The Antalya Museum, with 13 exhibition halls and 5,000 works of art, is one of the largest of its kind in the country. The enormous building is home to thousands of artifacts that tell the story of Turkey’s natural and human history over many millennia. Learn about the ancient provinces of Pamphylia and Lycia as you peruse the intriguing array of historical items.
Wander through the many exhibition halls to see a range of displays on various aspects of the area’s past. Examine fossils and bones from pre-historic beasts in the Natural History Hall. Charts and diagrams explain the meaning of the fossils and inform you about the former presence of dinosaurs in the region.
Examine primitive artworks and old tools from the Chalcolithic, Neolithic and Early Bronze Age in the Pre-History Hall. Many of the displays throughout the museum show how former societies from the region performed daily routines. See the cooking utensils, bowls, plates and other items that enabled them to survive.
A rich collection of artifacts relates to the Roman occupation of the area about two millennia ago. Explore the mythological sculptures found in recent excavations in Perge. In the Gallery of the Emperors, look at the sculptures that glorify and immortalize emperors and other important identities during Roman times. Browse the lamps and glass items from the Roman and Byzantine eras. The Hall of Coins has money boxes and a Children’s Section has interesting ancient toys.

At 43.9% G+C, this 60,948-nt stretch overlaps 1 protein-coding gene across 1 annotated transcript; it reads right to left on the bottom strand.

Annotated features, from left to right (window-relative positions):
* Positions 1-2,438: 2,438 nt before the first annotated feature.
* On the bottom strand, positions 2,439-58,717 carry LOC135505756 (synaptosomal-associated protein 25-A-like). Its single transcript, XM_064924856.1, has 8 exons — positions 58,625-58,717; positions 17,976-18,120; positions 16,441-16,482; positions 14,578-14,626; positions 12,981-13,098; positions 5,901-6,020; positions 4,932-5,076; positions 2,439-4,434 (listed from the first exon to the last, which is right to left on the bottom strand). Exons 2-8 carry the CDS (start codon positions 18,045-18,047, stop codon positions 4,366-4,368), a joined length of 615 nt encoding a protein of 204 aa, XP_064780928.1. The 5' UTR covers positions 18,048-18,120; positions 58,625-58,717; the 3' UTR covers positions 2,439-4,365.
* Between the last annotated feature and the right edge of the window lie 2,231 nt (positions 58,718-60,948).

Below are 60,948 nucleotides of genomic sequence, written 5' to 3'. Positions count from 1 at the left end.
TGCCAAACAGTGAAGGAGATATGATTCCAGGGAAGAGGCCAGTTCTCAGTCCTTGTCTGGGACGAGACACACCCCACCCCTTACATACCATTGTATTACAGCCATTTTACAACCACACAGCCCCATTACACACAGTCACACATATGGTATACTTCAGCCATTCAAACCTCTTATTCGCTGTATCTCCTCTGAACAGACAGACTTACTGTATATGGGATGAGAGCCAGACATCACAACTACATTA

The complex contains a small café where visitors sip coffees while reflecting upon the intriguing relics that they have encountered in the exhibits.
Teacher Süleyman Fikri Erten founded the museum in 1922. In 1988, it won the European Council Special Prize. There is an admission fee for the museum, which is open Tuesday through Sunday until late afternoon.
Antalya Museum is just west of the center of the city. Drive or ride a cab for 2 miles (3.6 kilometers) along the south coast of the city to reach the site, which is just before Beach Park and the Antalya Aquarium.